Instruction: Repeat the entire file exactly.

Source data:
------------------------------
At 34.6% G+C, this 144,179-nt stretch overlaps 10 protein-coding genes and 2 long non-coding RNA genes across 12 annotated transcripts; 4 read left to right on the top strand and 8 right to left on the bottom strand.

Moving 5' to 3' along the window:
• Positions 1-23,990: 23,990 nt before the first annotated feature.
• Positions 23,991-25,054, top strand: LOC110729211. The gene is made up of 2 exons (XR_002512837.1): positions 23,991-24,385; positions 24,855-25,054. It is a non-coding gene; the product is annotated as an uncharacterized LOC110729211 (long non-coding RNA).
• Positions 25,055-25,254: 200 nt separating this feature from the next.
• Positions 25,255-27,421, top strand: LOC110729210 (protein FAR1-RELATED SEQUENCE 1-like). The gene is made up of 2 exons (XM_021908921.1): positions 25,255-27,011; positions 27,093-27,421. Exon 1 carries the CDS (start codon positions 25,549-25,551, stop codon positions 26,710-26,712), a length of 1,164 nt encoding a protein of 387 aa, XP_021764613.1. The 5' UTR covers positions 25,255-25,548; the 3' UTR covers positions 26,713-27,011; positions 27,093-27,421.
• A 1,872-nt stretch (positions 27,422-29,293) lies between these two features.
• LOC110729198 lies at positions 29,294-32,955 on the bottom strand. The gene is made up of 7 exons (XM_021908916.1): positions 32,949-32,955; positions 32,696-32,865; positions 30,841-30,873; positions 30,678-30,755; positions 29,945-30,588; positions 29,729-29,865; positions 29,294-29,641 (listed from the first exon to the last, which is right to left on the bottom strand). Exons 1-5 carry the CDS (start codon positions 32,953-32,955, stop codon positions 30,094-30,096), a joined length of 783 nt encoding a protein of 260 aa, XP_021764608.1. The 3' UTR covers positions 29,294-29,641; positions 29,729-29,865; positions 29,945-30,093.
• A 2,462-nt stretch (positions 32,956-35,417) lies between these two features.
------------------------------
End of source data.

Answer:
At 34.6% G+C, this 144,179-nt stretch overlaps 10 protein-coding genes and 2 long non-coding RNA genes across 12 annotated transcripts; 4 read left to right on the top strand and 8 right to left on the bottom strand.

Moving 5' to 3' along the window:
• Positions 1-23,990: 23,990 nt before the first annotated feature.
• Positions 23,991-25,054, top strand: LOC110729211. The gene is made up of 2 exons (XR_002512837.1): positions 23,991-24,385; positions 24,855-25,054. It is a non-coding gene; the product is annotated as an uncharacterized LOC110729211 (long non-coding RNA).
• Positions 25,055-25,254: 200 nt separating this feature from the next.
• Positions 25,255-27,421, top strand: LOC110729210 (protein FAR1-RELATED SEQUENCE 1-like). The gene is made up of 2 exons (XM_021908921.1): positions 25,255-27,011; positions 27,093-27,421. Exon 1 carries the CDS (start codon positions 25,549-25,551, stop codon positions 26,710-26,712), a length of 1,164 nt encoding a protein of 387 aa, XP_021764613.1. The 5' UTR covers positions 25,255-25,548; the 3' UTR covers positions 26,713-27,011; positions 27,093-27,421.
• A 1,872-nt stretch (positions 27,422-29,293) lies between these two features.
• LOC110729198 lies at positions 29,294-32,955 on the bottom strand. The gene is made up of 7 exons (XM_021908916.1): positions 32,949-32,955; positions 32,696-32,865; positions 30,841-30,873; positions 30,678-30,755; positions 29,945-30,588; positions 29,729-29,865; positions 29,294-29,641 (listed from the first exon to the last, which is right to left on the bottom strand). Exons 1-5 carry the CDS (start codon positions 32,953-32,955, stop codon positions 30,094-30,096), a joined length of 783 nt encoding a protein of 260 aa, XP_021764608.1. The 3' UTR covers positions 29,294-29,641; positions 29,729-29,865; positions 29,945-30,093.
• A 2,462-nt stretch (positions 32,956-35,417) lies between these two features.